Wooded buffer zones are left to border natural waters. The purpose of buffer zones is to retain nutrients from runoff so that they do not end up in the waters. Individual trees may be removed from the buffer zones, but they must remain wooded. The soil is not prepared in these buffer zones, and forest machinery is not used in them.
A valuable habitat differs from the forest surrounding it. For example, a bogland pond, floodplain, or cliff, which all have their own microclimate and vegetation, are valuable habitats. Their characteristics are preserved during forestry work. Many valuable habitats are already protected by law or forest certification criteria.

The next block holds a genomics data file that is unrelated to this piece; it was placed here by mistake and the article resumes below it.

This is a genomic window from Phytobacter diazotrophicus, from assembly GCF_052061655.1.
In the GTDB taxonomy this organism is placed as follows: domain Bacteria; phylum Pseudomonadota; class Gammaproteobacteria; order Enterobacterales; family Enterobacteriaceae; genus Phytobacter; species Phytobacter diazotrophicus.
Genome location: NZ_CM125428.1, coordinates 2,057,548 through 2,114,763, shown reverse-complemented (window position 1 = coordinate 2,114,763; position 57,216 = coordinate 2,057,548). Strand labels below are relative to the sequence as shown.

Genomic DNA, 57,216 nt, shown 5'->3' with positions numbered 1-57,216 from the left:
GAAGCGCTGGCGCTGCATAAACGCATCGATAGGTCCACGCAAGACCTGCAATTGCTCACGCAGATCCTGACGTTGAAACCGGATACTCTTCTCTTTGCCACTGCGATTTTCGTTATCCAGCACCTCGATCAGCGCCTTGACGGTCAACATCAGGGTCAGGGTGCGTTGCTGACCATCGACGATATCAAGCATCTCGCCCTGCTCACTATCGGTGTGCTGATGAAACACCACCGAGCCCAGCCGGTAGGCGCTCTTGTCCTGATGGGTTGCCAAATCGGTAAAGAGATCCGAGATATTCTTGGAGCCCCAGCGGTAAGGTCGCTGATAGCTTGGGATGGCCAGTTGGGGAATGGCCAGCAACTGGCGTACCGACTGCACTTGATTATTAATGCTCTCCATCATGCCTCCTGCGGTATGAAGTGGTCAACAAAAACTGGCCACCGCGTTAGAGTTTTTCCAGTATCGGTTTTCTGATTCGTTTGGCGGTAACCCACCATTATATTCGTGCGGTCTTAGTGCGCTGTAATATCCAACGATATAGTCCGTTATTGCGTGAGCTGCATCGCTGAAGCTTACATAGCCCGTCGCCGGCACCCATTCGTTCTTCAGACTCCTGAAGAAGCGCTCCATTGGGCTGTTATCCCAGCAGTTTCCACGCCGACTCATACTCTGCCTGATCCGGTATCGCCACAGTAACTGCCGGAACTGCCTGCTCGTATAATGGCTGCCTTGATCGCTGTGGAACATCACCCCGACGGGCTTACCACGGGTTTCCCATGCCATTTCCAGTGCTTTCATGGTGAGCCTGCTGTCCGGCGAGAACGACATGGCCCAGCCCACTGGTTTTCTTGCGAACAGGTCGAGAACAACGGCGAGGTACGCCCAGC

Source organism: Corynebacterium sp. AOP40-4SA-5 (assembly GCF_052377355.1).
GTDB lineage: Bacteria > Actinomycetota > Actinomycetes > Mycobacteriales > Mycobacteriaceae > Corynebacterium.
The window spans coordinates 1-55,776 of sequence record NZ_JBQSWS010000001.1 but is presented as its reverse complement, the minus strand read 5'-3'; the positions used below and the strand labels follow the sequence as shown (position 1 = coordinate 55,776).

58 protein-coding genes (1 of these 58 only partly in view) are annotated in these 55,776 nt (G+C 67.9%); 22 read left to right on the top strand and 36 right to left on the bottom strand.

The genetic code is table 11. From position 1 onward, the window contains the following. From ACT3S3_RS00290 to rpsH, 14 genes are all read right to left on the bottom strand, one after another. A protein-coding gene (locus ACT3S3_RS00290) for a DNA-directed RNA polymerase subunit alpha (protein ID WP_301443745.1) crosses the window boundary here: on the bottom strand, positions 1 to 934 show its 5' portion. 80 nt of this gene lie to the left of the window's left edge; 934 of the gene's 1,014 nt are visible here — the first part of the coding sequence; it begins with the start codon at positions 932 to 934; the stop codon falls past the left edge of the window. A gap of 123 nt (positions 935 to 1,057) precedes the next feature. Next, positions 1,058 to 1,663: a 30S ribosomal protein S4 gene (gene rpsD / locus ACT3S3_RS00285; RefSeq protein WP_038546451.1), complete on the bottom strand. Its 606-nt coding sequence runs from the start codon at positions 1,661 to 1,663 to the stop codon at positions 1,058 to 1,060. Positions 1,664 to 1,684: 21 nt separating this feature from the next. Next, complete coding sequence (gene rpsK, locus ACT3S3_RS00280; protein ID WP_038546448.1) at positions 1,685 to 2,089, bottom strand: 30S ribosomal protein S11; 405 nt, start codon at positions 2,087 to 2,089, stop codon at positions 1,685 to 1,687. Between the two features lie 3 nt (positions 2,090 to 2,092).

In the image, you will find more examples of the methods used to ensure the biodiversity of forest nature during forestry work.